The SBA also offers different investment programs that match possible investors with small business owners. But, not all entrepreneurial projects qualify.

Business Credit Cards

Business credit cards are another way to secure the necessary funds for your cleaning business. These cards are intended for business purposes only rather than for an individual’s personal use. They are available to companies of all sizes. Depending on the financial institution, they vary from low to high-interest rates. 

Keep in mind that all of these methods have advantages and disadvantages. Therefore, you should carefully ponder which method(s) best fit your cleaning company’s needs and possibilities.

Frequently Asked Questions

How much money do cleaning businesses make?

The average independently owned small-to-medium size cleaning business makes annually between 36K – 100K. However, net profits can vary from 10% to 48%, depending on fixed and variable expenses.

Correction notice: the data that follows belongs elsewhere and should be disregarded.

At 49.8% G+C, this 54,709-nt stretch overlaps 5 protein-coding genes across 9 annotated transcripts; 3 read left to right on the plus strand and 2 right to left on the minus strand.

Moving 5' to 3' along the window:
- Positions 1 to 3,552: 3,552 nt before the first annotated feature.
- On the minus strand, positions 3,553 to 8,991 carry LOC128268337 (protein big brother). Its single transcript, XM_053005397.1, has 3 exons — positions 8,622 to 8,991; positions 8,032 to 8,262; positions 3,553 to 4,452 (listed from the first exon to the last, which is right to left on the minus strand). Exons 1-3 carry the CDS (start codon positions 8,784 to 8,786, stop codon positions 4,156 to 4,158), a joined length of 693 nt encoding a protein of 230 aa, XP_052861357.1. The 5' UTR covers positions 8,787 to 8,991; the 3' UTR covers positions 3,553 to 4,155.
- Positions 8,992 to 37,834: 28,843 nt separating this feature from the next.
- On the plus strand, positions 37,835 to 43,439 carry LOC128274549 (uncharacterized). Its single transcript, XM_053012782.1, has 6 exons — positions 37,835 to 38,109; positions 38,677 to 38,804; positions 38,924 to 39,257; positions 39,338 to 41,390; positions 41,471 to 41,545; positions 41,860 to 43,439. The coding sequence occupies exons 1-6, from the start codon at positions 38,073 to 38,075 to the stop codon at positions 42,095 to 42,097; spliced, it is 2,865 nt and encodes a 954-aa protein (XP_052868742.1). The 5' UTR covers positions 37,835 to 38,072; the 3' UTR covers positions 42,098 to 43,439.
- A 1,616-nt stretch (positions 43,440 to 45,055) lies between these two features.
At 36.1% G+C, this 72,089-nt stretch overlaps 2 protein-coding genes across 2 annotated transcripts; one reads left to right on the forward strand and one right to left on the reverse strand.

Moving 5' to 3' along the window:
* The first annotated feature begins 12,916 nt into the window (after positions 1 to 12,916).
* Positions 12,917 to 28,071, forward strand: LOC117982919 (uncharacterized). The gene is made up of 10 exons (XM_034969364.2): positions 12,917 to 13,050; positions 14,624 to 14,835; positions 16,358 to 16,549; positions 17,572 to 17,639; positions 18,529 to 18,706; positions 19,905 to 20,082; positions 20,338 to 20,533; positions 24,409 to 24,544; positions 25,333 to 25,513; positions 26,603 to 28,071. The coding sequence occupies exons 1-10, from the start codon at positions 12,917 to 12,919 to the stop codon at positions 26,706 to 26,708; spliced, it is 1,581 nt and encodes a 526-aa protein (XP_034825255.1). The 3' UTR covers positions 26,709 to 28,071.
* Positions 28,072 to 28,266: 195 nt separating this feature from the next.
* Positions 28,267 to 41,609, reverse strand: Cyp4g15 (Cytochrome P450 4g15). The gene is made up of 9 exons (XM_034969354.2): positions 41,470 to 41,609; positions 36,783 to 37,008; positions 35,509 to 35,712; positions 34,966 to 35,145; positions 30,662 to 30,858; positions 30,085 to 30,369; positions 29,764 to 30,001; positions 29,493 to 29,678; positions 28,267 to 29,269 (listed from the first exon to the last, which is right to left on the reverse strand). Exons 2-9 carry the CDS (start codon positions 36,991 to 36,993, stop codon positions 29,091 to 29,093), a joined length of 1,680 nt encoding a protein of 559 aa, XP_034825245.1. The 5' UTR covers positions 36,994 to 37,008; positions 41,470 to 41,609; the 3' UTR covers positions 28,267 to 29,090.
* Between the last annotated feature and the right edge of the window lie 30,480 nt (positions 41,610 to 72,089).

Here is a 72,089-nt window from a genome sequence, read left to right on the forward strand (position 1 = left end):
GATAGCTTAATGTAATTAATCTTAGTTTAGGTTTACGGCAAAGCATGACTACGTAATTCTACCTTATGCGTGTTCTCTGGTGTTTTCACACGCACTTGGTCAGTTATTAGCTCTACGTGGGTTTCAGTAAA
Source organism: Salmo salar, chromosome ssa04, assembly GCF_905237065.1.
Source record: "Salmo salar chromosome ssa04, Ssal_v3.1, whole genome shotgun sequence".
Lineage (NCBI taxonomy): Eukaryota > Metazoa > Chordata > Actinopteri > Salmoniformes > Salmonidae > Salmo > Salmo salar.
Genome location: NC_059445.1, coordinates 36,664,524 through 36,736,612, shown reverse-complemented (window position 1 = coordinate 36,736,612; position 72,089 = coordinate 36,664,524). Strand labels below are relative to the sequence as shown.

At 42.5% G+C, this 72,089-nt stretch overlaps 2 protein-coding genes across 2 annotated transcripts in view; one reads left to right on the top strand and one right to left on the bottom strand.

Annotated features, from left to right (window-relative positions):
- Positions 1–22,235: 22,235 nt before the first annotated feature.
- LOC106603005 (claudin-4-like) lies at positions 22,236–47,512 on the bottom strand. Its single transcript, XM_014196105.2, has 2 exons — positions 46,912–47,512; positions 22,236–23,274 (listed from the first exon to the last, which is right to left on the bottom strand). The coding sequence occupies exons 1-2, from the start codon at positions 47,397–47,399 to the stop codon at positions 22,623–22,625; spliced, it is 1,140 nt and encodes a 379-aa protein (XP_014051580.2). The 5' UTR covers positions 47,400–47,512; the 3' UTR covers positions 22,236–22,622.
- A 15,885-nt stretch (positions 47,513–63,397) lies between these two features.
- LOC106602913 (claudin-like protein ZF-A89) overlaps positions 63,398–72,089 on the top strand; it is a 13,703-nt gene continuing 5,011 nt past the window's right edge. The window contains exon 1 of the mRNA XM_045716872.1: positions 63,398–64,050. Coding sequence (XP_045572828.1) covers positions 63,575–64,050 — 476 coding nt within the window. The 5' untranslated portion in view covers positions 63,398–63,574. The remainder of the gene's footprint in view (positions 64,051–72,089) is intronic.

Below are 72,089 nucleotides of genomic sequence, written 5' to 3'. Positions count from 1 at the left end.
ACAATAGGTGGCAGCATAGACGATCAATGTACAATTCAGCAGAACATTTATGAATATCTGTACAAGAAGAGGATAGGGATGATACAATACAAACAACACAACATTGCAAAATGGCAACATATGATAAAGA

Plus, several determining factors can affect your cleaning company’s profitability, such as size, business structure, location, number of employees, and more

To learn more on how to start your own cleaning business, check out my startup documents here.

Please note that the contents of this blog are for informational and entertainment purposes only and should not be construed as legal advice. Any action taken based on the information provided in this blog is solely at your own risk. Additionally, all images used in this blog are generated under the CC0 license of Creative Commons, which means they are free to use for any purpose without attribution.